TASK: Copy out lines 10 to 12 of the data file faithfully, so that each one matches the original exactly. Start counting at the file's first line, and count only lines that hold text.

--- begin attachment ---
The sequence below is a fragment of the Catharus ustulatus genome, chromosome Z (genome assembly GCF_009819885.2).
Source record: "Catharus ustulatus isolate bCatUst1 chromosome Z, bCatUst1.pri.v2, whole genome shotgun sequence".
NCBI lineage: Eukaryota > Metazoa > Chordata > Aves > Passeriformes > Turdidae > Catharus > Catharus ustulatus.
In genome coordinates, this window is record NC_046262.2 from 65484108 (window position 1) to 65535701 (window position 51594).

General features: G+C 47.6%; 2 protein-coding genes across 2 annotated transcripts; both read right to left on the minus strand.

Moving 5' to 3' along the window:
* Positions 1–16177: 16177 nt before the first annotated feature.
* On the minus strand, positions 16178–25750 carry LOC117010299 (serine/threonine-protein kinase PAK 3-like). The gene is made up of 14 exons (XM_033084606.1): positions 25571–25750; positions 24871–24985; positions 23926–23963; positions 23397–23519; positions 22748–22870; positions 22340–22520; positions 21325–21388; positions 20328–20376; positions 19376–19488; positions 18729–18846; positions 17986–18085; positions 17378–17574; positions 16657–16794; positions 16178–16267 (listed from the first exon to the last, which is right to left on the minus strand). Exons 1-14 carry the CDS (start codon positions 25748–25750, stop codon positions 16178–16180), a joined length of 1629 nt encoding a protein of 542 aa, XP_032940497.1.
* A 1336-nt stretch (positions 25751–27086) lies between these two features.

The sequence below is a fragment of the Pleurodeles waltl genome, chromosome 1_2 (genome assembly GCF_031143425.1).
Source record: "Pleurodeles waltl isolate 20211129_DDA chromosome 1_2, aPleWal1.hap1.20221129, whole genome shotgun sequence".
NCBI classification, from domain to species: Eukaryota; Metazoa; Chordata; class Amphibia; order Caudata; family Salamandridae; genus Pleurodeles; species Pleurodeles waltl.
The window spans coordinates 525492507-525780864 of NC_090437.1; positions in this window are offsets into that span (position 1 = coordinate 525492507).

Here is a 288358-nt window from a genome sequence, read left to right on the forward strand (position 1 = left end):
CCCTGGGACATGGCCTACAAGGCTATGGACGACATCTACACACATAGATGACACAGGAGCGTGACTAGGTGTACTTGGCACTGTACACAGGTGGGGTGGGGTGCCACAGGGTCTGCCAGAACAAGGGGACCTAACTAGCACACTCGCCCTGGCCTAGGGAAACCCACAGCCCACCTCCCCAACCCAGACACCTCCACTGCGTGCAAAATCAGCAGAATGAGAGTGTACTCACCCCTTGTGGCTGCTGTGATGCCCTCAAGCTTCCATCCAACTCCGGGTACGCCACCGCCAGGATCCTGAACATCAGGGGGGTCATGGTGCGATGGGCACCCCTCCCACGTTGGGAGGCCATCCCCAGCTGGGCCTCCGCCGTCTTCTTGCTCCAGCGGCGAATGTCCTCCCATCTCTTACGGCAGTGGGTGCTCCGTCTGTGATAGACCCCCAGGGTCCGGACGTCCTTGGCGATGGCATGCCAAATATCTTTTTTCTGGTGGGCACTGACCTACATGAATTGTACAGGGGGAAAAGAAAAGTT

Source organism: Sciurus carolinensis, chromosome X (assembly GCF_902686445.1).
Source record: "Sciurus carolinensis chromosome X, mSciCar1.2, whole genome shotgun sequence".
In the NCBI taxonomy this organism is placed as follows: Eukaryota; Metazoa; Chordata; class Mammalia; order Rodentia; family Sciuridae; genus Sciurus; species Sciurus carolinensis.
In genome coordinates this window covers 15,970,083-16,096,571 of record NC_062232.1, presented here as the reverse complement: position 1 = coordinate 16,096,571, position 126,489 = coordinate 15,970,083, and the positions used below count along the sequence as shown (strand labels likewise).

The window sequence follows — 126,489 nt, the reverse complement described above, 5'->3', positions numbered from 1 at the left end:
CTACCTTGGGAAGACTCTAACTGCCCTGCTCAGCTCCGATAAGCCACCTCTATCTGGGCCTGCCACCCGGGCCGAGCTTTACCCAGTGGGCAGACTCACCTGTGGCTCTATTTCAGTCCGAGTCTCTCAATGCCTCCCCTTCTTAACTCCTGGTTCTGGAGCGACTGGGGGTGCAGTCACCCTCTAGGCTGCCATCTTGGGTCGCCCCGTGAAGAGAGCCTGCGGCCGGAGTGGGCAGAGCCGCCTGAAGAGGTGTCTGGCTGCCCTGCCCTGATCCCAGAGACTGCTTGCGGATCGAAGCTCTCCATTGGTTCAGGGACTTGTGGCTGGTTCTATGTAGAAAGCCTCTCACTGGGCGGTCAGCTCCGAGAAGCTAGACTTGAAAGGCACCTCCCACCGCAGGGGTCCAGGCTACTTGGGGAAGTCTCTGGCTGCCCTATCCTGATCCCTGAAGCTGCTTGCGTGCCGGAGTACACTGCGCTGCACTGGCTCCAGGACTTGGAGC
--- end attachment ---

The sequence below is a fragment of the Pleurodeles waltl genome, chromosome 1_2 (genome assembly GCF_031143425.1).
Source record: "Pleurodeles waltl isolate 20211129_DDA chromosome 1_2, aPleWal1.hap1.20221129, whole genome shotgun sequence".
NCBI classification, from domain to species: Eukaryota; Metazoa; Chordata; class Amphibia; order Caudata; family Salamandridae; genus Pleurodeles; species Pleurodeles waltl.